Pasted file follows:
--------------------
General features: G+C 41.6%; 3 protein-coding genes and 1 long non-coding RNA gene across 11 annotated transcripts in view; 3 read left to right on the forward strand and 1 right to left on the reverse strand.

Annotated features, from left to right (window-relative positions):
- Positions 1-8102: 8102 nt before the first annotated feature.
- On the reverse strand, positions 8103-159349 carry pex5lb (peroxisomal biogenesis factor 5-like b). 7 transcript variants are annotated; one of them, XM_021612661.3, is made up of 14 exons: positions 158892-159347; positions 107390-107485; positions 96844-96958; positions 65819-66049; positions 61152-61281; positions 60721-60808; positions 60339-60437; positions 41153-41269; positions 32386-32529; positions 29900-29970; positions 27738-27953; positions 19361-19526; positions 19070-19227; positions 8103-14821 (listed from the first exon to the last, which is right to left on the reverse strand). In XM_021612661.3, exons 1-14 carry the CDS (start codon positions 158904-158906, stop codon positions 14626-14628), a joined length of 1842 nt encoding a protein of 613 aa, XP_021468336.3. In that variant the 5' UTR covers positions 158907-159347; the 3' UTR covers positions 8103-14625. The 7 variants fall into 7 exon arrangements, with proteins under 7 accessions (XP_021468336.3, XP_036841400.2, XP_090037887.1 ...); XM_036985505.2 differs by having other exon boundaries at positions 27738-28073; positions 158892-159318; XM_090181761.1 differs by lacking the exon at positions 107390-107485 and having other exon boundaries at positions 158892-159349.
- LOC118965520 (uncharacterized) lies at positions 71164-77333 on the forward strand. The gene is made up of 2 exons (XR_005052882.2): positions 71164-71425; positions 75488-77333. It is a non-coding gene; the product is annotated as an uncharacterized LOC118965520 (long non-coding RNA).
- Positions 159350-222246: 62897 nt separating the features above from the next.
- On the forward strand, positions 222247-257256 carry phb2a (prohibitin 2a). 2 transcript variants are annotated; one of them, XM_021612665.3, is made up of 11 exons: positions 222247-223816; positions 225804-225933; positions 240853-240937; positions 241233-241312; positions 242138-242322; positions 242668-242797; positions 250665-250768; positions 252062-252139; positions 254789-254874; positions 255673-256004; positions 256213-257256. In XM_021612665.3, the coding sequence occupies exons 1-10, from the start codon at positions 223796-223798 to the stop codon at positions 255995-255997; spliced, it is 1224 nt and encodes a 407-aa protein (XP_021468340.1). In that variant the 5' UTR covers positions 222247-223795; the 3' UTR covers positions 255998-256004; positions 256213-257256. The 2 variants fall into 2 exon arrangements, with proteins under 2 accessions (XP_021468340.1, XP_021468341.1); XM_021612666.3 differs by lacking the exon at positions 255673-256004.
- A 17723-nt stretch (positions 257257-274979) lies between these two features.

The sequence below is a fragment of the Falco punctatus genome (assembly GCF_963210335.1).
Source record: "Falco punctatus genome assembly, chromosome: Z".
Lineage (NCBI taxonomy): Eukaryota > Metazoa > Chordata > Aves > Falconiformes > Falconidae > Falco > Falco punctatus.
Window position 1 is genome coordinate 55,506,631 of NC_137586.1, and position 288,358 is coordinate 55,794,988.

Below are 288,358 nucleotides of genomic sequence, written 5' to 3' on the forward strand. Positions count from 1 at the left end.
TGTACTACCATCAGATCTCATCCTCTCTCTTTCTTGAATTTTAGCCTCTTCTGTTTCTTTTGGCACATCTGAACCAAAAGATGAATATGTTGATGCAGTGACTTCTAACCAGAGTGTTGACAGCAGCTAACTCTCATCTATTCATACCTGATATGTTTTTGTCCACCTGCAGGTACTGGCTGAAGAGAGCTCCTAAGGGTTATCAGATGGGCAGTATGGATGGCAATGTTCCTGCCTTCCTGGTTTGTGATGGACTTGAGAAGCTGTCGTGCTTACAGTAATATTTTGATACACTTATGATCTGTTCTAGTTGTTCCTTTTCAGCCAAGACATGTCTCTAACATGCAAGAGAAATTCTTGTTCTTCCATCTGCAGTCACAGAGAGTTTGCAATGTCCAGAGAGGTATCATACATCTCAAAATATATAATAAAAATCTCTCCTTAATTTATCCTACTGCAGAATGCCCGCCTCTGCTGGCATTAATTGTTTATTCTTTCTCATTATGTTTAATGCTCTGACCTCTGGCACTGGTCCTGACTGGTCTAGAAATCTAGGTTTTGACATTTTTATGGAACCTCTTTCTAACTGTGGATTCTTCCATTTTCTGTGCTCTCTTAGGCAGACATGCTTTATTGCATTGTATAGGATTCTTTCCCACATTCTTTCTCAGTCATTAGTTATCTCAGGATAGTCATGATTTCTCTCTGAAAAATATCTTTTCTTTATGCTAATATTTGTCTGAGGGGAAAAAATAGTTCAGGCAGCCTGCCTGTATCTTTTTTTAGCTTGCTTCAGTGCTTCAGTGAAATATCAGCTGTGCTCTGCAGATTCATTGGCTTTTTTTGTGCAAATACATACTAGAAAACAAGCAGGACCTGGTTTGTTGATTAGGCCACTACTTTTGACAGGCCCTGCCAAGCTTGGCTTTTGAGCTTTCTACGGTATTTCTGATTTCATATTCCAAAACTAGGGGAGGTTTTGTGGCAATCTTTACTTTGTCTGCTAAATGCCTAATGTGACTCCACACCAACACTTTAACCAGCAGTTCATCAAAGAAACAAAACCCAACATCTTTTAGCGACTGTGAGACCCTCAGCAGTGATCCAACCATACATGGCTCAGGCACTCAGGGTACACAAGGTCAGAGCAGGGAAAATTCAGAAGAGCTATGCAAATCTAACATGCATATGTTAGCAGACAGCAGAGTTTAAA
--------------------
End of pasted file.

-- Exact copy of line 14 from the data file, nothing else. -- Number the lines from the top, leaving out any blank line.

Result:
TGTACTACCATCAGATCTCATCCTCTCTCTTTCTTGAATTTTAGCCTCTTCTGTTTCTTTTGGCACATCTGAACCAAAAGATGAATATGTTGATGCAGTGACTTCTAACCAGAGTGTTGACAGCAGCTAACTCTCATCTATTCATACCTGATATGTTTTTGTCCACCTGCAGGTACTGGCTGAAGAGAGCTCCTAAGGGTTATCAGATGGGCAGTATGGATGGCAATGTTCCTGCCTTCCTGGTTTGTGATGGACTTGAGAAGCTGTCGTGCTTACAGTAATATTTTGATACACTTATGATCTGTTCTAGTTGTTCCTTTTCAGCCAAGACATGTCTCTAACATGCAAGAGAAATTCTTGTTCTTCCATCTGCAGTCACAGAGAGTTTGCAATGTCCAGAGAGGTATCATACATCTCAAAATATATAATAAAAATCTCTCCTTAATTTATCCTACTGCAGAATGCCCGCCTCTGCTGGCATTAATTGTTTATTCTTTCTCATTATGTTTAATGCTCTGACCTCTGGCACTGGTCCTGACTGGTCTAGAAATCTAGGTTTTGACATTTTTATGGAACCTCTTTCTAACTGTGGATTCTTCCATTTTCTGTGCTCTCTTAGGCAGACATGCTTTATTGCATTGTATAGGATTCTTTCCCACATTCTTTCTCAGTCATTAGTTATCTCAGGATAGTCATGATTTCTCTCTGAAAAATATCTTTTCTTTATGCTAATATTTGTCTGAGGGGAAAAAATAGTTCAGGCAGCCTGCCTGTATCTTTTTTTAGCTTGCTTCAGTGCTTCAGTGAAATATCAGCTGTGCTCTGCAGATTCATTGGCTTTTTTTGTGCAAATACATACTAGAAAACAAGCAGGACCTGGTTTGTTGATTAGGCCACTACTTTTGACAGGCCCTGCCAAGCTTGGCTTTTGAGCTTTCTACGGTATTTCTGATTTCATATTCCAAAACTAGGGGAGGTTTTGTGGCAATCTTTACTTTGTCTGCTAAATGCCTAATGTGACTCCACACCAACACTTTAACCAGCAGTTCATCAAAGAAACAAAACCCAACATCTTTTAGCGACTGTGAGACCCTCAGCAGTGATCCAACCATACATGGCTCAGGCACTCAGGGTACACAAGGTCAGAGCAGGGAAAATTCAGAAGAGCTATGCAAATCTAACATGCATATGTTAGCAGACAGCAGAGTTTAAA